Colorado, also has another dozen communities, or 3,506 apartment units, under construction. It owns land for 28 more developments and has an interest in 10 apartment properties in Germany.
Archstone, however has a higher debt load relative to its earnings than most other apartment REITS and its past debt woes were partly behind Lehman's collapse.
Lehman and Tishman Speyer acquired Archstone Smith, one of the largest owners of U.S. apartments, through a $23.7 billion leveraged buyout in 2007.
As real estate values fell and credit began to dry up, Archstone could not sell buildings to repay some of its loans. Its lenders ended up owning the company in 2010, with Lehman getting 47 percent and other banks a combined 53 percent.
When apartment values rebounded, Lehman sought to spin off Archstone in an IPO, but the banks balked. Ultimately, Lehman bought out the other stakes in two separate transactions for about $2.98 billion. The deals were completed in June.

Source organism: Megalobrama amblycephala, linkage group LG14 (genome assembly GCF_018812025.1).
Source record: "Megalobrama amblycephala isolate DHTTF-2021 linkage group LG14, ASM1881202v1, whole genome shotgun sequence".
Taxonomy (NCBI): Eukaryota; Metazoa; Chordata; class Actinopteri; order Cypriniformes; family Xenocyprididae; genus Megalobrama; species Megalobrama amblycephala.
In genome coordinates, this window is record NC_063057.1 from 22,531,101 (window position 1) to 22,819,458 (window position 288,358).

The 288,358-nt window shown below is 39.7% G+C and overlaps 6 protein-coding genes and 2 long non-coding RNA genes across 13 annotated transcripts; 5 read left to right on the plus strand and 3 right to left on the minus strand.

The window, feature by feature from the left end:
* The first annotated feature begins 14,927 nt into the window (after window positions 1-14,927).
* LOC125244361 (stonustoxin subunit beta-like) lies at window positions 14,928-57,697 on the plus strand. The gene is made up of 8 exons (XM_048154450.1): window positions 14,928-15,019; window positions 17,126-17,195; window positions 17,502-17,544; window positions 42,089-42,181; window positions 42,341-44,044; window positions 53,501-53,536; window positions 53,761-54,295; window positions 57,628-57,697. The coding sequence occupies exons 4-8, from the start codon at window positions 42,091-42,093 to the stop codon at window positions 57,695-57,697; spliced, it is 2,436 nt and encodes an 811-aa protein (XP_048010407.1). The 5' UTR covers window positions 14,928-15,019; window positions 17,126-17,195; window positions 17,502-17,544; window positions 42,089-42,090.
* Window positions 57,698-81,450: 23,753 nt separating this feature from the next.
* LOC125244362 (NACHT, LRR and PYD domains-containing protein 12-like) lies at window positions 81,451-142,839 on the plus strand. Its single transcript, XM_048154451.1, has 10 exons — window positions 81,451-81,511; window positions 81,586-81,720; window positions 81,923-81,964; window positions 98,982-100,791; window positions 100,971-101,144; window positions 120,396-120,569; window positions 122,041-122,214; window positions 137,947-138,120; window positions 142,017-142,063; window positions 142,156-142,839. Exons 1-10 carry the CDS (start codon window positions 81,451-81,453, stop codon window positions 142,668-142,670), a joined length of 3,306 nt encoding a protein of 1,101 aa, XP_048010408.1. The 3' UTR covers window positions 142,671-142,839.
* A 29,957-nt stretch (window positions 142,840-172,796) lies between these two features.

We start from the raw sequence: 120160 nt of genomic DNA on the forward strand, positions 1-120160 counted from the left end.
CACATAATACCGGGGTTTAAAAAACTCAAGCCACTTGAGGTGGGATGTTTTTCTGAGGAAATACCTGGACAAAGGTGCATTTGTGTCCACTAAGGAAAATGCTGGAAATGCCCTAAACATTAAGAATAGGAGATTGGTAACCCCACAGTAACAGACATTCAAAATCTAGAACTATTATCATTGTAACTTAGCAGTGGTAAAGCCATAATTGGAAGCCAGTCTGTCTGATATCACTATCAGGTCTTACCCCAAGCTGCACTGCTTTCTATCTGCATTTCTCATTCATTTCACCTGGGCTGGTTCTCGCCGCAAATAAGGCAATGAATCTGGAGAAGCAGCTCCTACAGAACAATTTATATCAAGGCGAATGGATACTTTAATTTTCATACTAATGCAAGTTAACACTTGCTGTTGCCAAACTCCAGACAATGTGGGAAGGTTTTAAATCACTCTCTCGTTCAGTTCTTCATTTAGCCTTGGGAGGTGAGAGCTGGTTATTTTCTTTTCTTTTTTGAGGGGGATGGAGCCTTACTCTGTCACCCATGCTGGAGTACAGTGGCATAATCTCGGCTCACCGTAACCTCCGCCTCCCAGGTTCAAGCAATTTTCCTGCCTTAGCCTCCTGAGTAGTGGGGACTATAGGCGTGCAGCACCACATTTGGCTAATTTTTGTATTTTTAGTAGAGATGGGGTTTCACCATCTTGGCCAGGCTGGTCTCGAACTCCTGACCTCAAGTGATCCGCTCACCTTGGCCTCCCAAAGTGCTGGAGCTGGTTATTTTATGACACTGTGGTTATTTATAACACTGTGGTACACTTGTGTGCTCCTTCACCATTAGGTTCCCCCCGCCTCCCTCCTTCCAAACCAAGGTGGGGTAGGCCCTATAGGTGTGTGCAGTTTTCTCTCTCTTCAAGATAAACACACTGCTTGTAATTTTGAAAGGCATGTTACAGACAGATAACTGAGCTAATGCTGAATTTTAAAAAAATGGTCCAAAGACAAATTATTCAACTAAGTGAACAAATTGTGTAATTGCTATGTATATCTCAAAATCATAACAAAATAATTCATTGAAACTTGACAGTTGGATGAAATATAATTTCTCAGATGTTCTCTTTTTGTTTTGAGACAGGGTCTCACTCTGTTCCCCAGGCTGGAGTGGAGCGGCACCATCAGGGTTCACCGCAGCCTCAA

As of Sept. 30, Archstone's debt adjusted for certain transactions associated with the IPO and the sales of certain assets, was $4.7 billion. The IPO proceeds will be used to repay debt for other general working capital expenses.
By the end of 2013, Archstone expects to sell $1 billion of additional properties, a substantial portion of which are already on the market, and its debt to EBITDA (earnings before interest, taxes, depreciation and amortization) ratio could be 7.5 or less, the company said.
The average debt to EBITDA ratio for apartment REITs is in the mid 6s, according to Green Street.
The company said Citigroup and JP Morgan are underwriting the IPO.